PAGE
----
We’re on record as favoring bonds over stocks over the next few quarters. It’s in this area that the US looks more attractive than its global counterparts. Most of the US Treasury yield curve is over 4%, and the issuer of the US dollar, aka the Federal Reserve Note, is at least at present one of the most firmly committed in the world to maintaining the value of the securities it issues. Again a situation where you can get at least some significant portion of your money back just for holding the position.
Every investor has different circumstances and goals, so if you’re looking for a one-size-fits-all portfolio, you won’t find it here. But given these observations, I am overweight bonds relative to stocks. Within bonds, overweight the US relative the rest of the world. Within stocks, underweight the US relative the rest of the world. In disclosure, I have positions in VXUS, IQDF & DNL.
8 thoughts on “Where In The World Are The Cheap Stocks”
Quick comment on the short term … the September CPI report is due out tomorrow morning and could be a major market moving event either way. A soft report could send both bonds and stocks soaring, while a hot report could have the opposite effect. Unless it were a huge surprise, though, I wouldn’t read much longer term significance into it.
The markets appear to underappreciate the degree to which the Fed is relying on “financial conditions”. In Fedspeak, this means asset prices. It’s not that the Fed is about to ignore traditional econometric statistics like employment and wage and consumer price data, but they are lagging data and the Fed knows it. So while it’s waiting for confirmation, in the meantime asset prices have become its proxy for progress on inflation.
So even if CPI comes in a little light, if it ignites a rip in stock prices, expect the Fed to throw cold water on it. Remember what Powell did at Jackson Hole.
Well the CPI came out on the high side of expectations, prompting an immediate plunge in stocks. Eating my own cooking, I took advantage and added to my positions in foreign stocks. I did not expect however the rip-roaring rally that followed.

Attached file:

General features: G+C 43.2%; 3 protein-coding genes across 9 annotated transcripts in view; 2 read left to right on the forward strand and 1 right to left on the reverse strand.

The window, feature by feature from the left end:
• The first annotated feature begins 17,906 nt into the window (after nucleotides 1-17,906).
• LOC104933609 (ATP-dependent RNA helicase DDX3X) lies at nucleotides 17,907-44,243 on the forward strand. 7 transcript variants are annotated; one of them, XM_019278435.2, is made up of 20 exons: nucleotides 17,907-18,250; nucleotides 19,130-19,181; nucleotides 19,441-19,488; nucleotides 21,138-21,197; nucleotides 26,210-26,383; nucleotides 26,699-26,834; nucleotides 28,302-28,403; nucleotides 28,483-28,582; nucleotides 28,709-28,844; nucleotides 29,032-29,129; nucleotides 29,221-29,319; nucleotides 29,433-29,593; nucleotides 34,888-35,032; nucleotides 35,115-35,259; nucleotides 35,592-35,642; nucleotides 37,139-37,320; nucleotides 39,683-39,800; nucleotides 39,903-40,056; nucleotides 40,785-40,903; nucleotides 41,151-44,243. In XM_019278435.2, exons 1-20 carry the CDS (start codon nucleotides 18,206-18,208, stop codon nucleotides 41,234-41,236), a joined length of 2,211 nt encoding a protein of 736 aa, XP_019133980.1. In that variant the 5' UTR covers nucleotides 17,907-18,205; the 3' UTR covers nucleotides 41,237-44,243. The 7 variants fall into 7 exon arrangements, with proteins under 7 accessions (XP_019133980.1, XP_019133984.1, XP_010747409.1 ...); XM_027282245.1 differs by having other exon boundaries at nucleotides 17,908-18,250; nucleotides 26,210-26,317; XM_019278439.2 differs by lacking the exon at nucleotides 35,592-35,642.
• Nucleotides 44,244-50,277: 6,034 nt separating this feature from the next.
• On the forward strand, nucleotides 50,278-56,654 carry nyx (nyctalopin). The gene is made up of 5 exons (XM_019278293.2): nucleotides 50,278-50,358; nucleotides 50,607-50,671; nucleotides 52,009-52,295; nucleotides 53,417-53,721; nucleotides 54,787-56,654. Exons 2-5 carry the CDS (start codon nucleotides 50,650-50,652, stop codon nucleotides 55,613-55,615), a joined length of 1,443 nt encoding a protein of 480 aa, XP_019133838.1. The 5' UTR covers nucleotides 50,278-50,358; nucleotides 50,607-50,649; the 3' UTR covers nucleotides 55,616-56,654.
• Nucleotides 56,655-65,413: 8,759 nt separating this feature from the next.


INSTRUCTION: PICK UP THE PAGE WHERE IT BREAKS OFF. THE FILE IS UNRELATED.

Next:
This is all double trouble for the Fed.
First, progress on tamping down consumer price growth is painfully slow. To put perspective on it, from June to September the YOY CPI increases ran from 9.1%, 8.5%, 8.3% to 8.2%. This is trending in the right direction, but still very high and not nearly fast enough for a Fed worried about inflation becoming “entrenched”, especially given that so-called “core” inflation remains resistant and the labor market remains in historic demand surplus.
Second, for a Fed that views “financial conditions” as a primary transmission channel for policy, soaring stock prices only throw gasoline on the fire. The last thing it wants to see is both consumer prices and stock prices shooting heavenward. On a day like today, Powell must be pulling his hair out.
It can’t last. The Fed will hike until something breaks. And the headline making turmoil seen in international currency and bond markets isn’t it … when something really breaks, the stock market will not be going up.
So pencil in another 75bp for November 2. And for the next meeting, and the next … until stocks crater.
The latest GMO seven year outlook:
GMO’s classification is odd because it breaks out “emerging value” as a separate asset class but not for other geographical regions. Not to mention “value” not a well defined classification itself. But you can put the two bars for US stocks together and the three for non-US stocks and compare them as two categories … the contrast is striking.
From Richard Bernstein of Richard Bernstein Advisors:
A Menu Of Global Opportunities